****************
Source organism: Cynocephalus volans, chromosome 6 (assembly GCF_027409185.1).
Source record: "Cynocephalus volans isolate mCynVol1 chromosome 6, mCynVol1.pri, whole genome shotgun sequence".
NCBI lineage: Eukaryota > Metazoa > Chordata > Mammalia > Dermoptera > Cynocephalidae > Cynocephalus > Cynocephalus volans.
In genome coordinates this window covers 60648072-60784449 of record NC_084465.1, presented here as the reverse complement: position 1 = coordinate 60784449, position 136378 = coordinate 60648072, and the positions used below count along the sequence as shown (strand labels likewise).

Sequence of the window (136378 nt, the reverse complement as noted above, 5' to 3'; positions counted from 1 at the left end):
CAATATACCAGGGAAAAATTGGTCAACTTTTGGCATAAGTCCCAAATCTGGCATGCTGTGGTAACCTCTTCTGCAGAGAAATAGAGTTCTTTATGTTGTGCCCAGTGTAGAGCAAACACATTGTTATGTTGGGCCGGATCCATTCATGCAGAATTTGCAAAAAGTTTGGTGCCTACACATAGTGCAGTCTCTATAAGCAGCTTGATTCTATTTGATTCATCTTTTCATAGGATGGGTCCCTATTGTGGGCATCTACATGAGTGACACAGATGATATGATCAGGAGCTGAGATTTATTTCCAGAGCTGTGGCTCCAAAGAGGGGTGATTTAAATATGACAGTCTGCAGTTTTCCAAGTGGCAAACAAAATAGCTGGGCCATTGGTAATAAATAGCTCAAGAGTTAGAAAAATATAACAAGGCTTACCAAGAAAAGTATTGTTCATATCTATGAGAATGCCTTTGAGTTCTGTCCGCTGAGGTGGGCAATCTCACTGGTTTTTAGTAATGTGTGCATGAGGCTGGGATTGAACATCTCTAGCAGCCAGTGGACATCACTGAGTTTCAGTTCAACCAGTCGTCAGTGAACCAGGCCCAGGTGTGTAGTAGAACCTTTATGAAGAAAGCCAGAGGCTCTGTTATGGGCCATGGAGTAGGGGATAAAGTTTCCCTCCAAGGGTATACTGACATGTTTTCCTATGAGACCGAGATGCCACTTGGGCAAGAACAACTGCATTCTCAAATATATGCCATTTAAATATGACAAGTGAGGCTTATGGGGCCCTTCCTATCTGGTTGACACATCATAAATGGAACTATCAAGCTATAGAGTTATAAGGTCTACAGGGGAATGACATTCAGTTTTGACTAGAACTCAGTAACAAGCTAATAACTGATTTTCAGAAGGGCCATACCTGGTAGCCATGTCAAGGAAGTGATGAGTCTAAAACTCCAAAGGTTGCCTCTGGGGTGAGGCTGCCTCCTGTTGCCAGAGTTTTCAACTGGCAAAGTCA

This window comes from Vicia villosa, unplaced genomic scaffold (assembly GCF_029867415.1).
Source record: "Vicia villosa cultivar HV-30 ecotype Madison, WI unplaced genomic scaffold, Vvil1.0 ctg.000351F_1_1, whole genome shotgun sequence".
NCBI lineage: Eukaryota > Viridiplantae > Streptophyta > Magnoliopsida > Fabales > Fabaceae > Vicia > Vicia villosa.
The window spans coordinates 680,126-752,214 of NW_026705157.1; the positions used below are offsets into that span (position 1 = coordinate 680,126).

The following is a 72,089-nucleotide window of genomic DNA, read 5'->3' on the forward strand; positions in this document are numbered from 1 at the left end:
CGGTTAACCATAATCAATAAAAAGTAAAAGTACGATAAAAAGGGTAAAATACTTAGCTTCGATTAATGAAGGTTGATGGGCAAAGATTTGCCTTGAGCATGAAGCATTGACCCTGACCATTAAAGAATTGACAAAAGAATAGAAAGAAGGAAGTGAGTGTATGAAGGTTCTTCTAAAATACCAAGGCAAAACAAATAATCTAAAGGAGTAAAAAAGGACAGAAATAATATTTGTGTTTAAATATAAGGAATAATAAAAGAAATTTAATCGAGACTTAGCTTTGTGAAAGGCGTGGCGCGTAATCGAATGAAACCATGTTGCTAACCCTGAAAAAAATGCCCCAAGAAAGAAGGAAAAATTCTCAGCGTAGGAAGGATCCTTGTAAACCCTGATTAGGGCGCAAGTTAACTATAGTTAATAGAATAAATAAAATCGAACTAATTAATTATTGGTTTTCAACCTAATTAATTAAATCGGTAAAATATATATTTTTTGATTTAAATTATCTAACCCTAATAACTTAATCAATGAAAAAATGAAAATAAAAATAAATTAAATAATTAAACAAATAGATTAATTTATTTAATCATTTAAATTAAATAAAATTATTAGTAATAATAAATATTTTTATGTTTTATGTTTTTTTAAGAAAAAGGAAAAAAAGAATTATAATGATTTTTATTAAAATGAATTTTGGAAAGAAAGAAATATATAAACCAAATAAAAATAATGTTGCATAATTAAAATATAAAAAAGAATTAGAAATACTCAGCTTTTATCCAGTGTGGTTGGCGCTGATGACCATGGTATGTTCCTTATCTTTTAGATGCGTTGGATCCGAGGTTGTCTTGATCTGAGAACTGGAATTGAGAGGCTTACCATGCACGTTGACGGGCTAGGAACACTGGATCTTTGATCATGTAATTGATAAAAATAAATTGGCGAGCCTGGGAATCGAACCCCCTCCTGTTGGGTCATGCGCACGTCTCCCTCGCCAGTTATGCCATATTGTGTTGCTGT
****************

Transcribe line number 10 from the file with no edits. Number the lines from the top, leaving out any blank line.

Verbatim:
The window spans coordinates 680,126-752,214 of NW_026705157.1; the positions used below are offsets into that span (position 1 = coordinate 680,126).